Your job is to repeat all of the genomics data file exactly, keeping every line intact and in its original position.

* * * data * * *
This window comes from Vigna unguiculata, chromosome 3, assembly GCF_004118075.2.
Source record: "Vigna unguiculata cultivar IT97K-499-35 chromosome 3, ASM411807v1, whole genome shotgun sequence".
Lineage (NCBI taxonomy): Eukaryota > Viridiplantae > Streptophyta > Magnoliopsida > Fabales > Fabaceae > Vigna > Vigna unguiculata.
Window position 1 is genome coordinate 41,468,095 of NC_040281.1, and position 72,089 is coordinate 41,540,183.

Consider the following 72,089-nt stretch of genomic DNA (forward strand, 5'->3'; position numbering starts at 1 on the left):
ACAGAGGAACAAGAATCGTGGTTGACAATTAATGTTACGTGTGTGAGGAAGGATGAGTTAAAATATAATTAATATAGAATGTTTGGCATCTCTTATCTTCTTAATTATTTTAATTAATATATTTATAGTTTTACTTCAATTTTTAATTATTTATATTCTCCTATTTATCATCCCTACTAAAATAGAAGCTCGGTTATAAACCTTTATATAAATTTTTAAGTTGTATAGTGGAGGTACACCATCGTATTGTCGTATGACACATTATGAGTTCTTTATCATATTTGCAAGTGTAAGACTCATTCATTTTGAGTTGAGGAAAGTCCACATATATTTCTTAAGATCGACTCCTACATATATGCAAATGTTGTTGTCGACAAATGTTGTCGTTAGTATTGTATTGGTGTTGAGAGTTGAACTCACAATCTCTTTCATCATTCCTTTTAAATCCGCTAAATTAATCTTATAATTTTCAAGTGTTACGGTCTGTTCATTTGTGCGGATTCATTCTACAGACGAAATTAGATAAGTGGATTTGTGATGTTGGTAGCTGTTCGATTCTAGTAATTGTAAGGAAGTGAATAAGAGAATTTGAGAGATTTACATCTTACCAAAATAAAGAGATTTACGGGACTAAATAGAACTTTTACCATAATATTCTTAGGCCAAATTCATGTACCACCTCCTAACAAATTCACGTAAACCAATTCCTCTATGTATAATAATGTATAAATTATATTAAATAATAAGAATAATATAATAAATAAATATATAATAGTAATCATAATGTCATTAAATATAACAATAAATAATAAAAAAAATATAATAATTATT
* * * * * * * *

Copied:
This window comes from Vigna unguiculata, chromosome 3, assembly GCF_004118075.2.
Source record: "Vigna unguiculata cultivar IT97K-499-35 chromosome 3, ASM411807v1, whole genome shotgun sequence".
Lineage (NCBI taxonomy): Eukaryota > Viridiplantae > Streptophyta > Magnoliopsida > Fabales > Fabaceae > Vigna > Vigna unguiculata.
Window position 1 is genome coordinate 41,468,095 of NC_040281.1, and position 72,089 is coordinate 41,540,183.

Consider the following 72,089-nt stretch of genomic DNA (forward strand, 5'->3'; position numbering starts at 1 on the left):
ACAGAGGAACAAGAATCGTGGTTGACAATTAATGTTACGTGTGTGAGGAAGGATGAGTTAAAATATAATTAATATAGAATGTTTGGCATCTCTTATCTTCTTAATTATTTTAATTAATATATTTATAGTTTTACTTCAATTTTTAATTATTTATATTCTCCTATTTATCATCCCTACTAAAATAGAAGCTCGGTTATAAACCTTTATATAAATTTTTAAGTTGTATAGTGGAGGTACACCATCGTATTGTCGTATGACACATTATGAGTTCTTTATCATATTTGCAAGTGTAAGACTCATTCATTTTGAGTTGAGGAAAGTCCACATATATTTCTTAAGATCGACTCCTACATATATGCAAATGTTGTTGTCGACAAATGTTGTCGTTAGTATTGTATTGGTGTTGAGAGTTGAACTCACAATCTCTTTCATCATTCCTTTTAAATCCGCTAAATTAATCTTATAATTTTCAAGTGTTACGGTCTGTTCATTTGTGCGGATTCATTCTACAGACGAAATTAGATAAGTGGATTTGTGATGTTGGTAGCTGTTCGATTCTAGTAATTGTAAGGAAGTGAATAAGAGAATTTGAGAGATTTACATCTTACCAAAATAAAGAGATTTACGGGACTAAATAGAACTTTTACCATAATATTCTTAGGCCAAATTCATGTACCACCTCCTAACAAATTCACGTAAACCAATTCCTCTATGTATAATAATGTATAAATTATATTAAATAATAAGAATAATATAATAAATAAATATATAATAGTAATCATAATGTCATTAAATATAACAATAAATAATAAAAAAAATATAATAATTATT